The International Bottom Trawl Survey Working Group (IBTSWG) coordinates fishery-inde-pendent multispecies bottom-trawl surveys within the ICES area. These long term monitoring surveys of demersal fish provide data on commercial species for stock assessments and facilitate examination of changes in fish distribution and abundance. The group also promotes the stand-ardization of fishing gears and methods and survey coordination.
This report summarizes the national contributions in 2019–2020 and plans for the 2020–2021 sur-veys coordinated by IBTSWG. In the North Sea, the surveys are performed in quarters (Q) Q1 and Q3 while in the Northeast Atlantic the surveys are conducted in Q1, Q3, and Q4 with a suite of 14 national surveys covering a large area of continental shelf that ranges from North of Scot-land to the Gulf of Cádiz.
The 2019-2020 sampling plan was generally completed for all areas. Some deviations concern the Portuguese survey (PT-PGFS-Q4), which was cancelled for reasons that currently remain unre-solved for the 2020 survey. The Channel Groundfish Survey (CGFS) was again extended into the western channel. The French Evaluation Halieutique Ouest De L'Europe (FR-EVHOE-Q4) sur-vey was affected by weather, but the Irish vessel was able to survey most of the missed stations in the Celtic Sea strata. The North Sea International Bottom Trawl Survey (NS-IBTS Q3) found high densities of cod, Norway pout and mackerel outside the index areas. The NS-IBTS Q1 in 2020 was affected by Germany not receiving a permit to fish in UK-waters. This was addressed by redistribution of many stations to other countries. The result is a different distribution of sta-tions by country, and a reduced amount of overlap between countries to estimate the coun-try/vessel-effect. Furthermore, the survey was hampered by two storms resulting in a lower number of GOV and MIK-hauls. This survey observed a very large number of 1-ringer haddock, even as far south as the southern Dutch coast.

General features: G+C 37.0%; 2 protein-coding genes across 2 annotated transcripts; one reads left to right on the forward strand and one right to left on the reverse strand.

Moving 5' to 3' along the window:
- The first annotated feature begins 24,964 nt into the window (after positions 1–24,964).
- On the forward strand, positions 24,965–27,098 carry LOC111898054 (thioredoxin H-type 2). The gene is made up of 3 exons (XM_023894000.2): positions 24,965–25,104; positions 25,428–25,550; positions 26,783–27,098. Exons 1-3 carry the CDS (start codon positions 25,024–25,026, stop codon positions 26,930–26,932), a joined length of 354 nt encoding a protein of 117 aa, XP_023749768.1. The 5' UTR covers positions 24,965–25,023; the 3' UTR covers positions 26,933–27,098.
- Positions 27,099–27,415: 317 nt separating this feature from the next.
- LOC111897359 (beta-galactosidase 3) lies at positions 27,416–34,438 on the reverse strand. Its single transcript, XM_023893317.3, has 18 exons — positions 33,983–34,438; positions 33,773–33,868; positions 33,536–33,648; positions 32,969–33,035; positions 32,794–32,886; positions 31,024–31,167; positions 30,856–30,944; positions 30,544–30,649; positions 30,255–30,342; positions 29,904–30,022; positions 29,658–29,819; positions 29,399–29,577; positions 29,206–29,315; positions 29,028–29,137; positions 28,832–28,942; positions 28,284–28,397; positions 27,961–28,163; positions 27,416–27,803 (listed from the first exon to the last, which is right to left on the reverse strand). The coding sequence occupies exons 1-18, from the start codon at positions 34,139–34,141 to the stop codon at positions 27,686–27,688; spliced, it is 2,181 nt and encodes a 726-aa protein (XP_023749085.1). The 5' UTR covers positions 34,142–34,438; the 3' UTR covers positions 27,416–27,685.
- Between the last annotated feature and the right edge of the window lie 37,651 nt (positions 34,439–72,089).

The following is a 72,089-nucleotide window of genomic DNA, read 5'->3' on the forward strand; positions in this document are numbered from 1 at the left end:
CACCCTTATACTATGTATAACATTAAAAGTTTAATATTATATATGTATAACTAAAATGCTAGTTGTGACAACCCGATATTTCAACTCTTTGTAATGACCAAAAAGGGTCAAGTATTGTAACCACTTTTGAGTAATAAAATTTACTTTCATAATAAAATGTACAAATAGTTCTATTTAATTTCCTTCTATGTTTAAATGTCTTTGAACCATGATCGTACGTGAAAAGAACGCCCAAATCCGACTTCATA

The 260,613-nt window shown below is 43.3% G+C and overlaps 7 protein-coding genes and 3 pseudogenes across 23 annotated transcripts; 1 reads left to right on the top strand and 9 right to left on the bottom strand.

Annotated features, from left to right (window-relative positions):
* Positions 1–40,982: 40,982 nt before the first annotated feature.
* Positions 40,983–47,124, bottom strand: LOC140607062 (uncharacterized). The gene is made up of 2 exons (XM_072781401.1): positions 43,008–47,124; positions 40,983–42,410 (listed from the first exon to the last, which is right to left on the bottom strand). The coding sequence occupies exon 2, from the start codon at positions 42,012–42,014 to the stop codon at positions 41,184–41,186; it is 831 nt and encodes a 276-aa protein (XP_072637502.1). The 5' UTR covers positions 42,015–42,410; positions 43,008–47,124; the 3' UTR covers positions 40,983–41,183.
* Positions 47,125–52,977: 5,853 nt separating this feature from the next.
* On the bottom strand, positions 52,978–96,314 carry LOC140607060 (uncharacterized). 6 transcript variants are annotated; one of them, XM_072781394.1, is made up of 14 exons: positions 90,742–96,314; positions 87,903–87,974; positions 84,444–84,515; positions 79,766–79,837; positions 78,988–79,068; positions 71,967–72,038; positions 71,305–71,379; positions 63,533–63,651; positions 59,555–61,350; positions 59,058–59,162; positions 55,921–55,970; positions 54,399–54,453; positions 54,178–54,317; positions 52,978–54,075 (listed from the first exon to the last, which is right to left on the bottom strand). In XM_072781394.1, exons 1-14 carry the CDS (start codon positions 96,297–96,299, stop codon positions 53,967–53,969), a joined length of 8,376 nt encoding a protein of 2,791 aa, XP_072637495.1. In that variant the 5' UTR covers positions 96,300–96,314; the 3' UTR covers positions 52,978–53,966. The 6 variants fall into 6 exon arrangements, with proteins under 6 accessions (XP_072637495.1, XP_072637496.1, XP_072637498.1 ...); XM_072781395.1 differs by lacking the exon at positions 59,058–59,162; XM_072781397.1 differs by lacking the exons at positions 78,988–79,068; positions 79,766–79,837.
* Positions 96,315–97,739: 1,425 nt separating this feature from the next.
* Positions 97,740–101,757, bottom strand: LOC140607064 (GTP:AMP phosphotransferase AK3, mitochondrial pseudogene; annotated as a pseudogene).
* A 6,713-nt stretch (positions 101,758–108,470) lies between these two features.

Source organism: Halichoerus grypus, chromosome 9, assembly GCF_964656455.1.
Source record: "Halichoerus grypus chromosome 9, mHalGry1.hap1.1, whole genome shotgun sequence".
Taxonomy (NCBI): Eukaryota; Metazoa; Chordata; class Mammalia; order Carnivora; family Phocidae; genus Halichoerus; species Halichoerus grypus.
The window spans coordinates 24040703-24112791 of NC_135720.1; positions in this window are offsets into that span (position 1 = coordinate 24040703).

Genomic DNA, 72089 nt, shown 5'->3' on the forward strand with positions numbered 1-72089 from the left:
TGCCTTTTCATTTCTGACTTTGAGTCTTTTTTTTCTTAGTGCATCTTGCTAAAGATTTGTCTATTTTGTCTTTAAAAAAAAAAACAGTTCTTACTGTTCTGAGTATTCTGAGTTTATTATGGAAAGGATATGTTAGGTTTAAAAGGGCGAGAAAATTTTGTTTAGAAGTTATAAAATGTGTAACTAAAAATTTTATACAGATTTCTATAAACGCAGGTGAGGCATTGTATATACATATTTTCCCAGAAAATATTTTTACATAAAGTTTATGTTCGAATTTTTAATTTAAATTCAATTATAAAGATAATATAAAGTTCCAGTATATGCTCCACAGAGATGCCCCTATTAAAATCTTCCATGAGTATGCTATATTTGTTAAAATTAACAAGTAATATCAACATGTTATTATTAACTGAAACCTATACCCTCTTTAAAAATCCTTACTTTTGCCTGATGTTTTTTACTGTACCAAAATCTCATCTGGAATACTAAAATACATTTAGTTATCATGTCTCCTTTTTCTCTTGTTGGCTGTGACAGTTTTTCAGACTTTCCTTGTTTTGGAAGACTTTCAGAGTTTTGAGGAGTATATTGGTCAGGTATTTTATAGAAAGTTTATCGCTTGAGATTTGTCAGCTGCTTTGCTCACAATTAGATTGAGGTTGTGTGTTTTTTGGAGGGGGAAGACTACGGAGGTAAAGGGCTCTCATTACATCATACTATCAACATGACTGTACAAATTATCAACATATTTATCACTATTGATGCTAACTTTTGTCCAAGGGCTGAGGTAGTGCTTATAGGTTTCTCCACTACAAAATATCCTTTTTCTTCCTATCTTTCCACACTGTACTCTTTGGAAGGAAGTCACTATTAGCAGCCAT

Evaluation of methods resulted in corrections for some parameters used to calculate swept-area in the Database of Trawl Surveys (DATRAS) and algorithms were provided to fill in missing values for the NE-Atlantic surveys.
The Scottish organized trials to test new gears proposed for use by the Scottish and Irish. Trials were conducted on board R/V Scotia with participation by both countries and the Dutch. The trials showed more stable gear performance than for the Grande Ouverture Verticale (GOV) trawl and catch data indicated that all species were caught. However, there were differences in catch composition, with the Scottish gear capturing more pelagics (higher net opening), while the Irish gear included more flatfish and other fish species near the bottom (difference in groundrope). These differences may be resolved by adjusting the net opening and groundrope to make the nets more similar. Dutch observers confirmed that both nets operated properly and could be used on their vessels without adjustments. However, they preferred that the Irish gear be made with heavier/stronger netting material and the Scottish gear to include another groundrope. IBTSWG will continue evaluation of these new gears.